Why Can’t I Find God?

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If God wants us to know Him, to experience Him, and even to serve Him, then why does He make Himself so difficult to find?

Why does God hide Himself behind the veneer of the material world? Why did He fabricate a realm where surface would prevail over substance, and where the spiritual would be encased in the corporeal to the extent that it was virtually imperceptible? Why would God possibly create a world whose inhabitants would be so enmeshed in their physical and material pursuits that they would not only come to mistake themselves for their appetites – in other words to lose themselves in their own skin – but they would have the ability, and even the propensity, to deny the existence of their Creator?

God’s ways are mysterious, but it is our duty to try to comprehend them. Moses himself was confused by many of his experiences in Egypt and the desert, and after the events of the golden calf, He begged God to grant him understanding: “If I have indeed found favor in your eyes, let me know Your ways, so that I may know You” (Exodus 33:13). God acceded to Moses’ request. He invited Moses to come up once again onto the mountain, and there He would cause His glory to pass before him. But Moses would be granted only a vision of God’s back, not His face. “And (God) said to him, ‘You will not be able to see my face, for man shall not see Me and live’” (Exodus 33:20).

Why is it that Moses was not permitted to see God’s face? What does this mean that one can experience God’s back, but cannot perceive His face and continue to remain alive? God’s face represents His full and complete revelation, whereas His back represents a more shrouded and limited view and understanding of Him. The inability to see God’s face informs us that if we were to experience the full, unimpeded revelation of His infinite reality, which is His complete unity, then we would understand that nothing else, including ourselves, truly exists at all. The verse does not read ‘if man sees Me he will perish,’ but rather “man shall not see Me and live.” In other words, it is not that seeing God’s face would cause one to die, but rather that in the presence of His “face” one does not, and never did, truly live.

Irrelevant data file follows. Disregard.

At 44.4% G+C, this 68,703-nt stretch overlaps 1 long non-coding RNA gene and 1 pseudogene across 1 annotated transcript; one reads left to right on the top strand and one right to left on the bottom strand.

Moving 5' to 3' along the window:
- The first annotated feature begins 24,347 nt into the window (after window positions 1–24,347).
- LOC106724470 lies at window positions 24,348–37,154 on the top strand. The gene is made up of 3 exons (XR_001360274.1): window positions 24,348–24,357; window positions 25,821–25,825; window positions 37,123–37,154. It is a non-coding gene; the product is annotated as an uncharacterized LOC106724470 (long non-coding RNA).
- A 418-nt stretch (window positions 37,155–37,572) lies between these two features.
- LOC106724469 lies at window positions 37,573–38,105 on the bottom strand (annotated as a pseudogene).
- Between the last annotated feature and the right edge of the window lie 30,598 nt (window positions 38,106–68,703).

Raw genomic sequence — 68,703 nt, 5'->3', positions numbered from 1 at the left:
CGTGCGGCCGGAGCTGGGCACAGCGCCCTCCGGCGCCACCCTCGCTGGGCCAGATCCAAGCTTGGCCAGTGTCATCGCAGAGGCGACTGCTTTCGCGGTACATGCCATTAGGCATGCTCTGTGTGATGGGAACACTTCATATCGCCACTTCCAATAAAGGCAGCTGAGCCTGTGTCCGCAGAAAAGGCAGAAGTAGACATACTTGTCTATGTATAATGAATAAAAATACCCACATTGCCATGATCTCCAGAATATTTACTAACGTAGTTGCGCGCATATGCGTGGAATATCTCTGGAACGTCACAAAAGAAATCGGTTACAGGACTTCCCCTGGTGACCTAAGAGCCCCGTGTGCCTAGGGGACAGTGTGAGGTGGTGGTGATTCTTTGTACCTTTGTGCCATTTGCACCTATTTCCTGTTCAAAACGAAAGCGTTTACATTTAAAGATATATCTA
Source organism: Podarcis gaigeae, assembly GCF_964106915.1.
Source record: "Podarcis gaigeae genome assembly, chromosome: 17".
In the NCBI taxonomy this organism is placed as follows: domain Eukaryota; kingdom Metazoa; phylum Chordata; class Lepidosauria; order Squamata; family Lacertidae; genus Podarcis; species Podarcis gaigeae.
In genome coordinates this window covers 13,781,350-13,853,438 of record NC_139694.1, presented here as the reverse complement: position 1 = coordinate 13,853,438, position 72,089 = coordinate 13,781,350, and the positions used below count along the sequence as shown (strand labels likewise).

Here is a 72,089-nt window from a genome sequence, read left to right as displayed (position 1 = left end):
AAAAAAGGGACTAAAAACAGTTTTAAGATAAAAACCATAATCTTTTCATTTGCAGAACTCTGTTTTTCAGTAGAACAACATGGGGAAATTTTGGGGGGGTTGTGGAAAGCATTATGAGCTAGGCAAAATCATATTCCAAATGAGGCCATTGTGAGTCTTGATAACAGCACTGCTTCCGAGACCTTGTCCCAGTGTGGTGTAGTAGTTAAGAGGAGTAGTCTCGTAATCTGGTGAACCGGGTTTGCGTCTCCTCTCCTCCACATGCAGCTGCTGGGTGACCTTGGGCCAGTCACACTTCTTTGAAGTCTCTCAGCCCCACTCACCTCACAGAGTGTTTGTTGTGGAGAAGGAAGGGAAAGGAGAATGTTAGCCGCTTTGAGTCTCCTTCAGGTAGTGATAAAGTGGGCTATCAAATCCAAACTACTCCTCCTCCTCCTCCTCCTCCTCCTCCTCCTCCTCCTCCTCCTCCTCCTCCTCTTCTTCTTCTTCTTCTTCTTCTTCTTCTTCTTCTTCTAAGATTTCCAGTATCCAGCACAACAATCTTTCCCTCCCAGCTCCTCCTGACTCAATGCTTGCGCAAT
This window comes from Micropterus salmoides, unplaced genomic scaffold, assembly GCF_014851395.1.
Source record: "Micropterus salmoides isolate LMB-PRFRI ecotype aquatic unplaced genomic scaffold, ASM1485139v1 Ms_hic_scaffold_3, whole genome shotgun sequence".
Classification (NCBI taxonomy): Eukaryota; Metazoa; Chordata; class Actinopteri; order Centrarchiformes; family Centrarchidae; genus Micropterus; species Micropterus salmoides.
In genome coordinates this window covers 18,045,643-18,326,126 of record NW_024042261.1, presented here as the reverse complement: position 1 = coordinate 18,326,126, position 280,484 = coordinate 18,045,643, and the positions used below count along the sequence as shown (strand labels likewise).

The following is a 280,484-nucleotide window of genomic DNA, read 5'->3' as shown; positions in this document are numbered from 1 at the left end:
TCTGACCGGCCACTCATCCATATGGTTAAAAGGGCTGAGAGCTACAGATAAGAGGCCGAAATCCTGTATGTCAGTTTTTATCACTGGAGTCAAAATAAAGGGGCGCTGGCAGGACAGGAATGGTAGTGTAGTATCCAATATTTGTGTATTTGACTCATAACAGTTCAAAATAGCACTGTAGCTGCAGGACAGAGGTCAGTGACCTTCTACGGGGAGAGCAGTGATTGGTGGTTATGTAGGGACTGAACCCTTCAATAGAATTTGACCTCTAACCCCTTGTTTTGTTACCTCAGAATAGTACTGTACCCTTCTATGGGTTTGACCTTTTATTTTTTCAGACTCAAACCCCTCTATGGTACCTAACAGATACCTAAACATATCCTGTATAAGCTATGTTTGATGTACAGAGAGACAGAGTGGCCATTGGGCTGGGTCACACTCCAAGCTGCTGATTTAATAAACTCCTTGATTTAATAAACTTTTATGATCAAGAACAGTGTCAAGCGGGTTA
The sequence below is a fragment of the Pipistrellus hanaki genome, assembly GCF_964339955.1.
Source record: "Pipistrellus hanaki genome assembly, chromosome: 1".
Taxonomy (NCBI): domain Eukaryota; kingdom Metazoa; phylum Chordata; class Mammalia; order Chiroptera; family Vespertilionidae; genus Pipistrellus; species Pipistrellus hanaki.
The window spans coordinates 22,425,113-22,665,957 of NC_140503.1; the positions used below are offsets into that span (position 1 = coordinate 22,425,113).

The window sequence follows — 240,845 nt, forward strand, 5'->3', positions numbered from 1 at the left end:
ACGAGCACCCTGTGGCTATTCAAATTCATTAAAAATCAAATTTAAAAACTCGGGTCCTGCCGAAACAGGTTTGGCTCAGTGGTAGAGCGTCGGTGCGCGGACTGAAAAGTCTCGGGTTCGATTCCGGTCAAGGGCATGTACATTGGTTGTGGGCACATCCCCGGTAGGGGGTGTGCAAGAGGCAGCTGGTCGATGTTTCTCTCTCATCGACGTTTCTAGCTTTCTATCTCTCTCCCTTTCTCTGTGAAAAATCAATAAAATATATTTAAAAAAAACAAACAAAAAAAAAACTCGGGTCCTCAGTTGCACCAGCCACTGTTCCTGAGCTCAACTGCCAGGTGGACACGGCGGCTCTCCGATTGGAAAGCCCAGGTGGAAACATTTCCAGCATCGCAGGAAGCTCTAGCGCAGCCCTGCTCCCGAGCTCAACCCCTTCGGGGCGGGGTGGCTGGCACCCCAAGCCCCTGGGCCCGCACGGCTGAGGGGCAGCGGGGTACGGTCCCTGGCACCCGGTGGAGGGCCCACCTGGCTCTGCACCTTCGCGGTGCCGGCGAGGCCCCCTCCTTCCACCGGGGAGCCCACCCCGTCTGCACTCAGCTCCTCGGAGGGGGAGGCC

We cannot see His face because in the presence of His face, which is the manifestation of His infinite presence, there is nothing else, and therefore no “we” at all. With this, we can answer our question of why God hides Himself – because if He didn’t, we would cease to be. In order to allow for the existence of any seeming other, God had to allow Himself to be unseen.

This awareness brings tremendous relief. It informs us that it is not our fault that we are unable to see God. Our questions and doubts are not an indication that we are wicked, or sinful, or deviant. We were created to be searching and uncertain. That is the way God designed it. There is no shame in being lost, no blame to be assessed and no guilt to bear.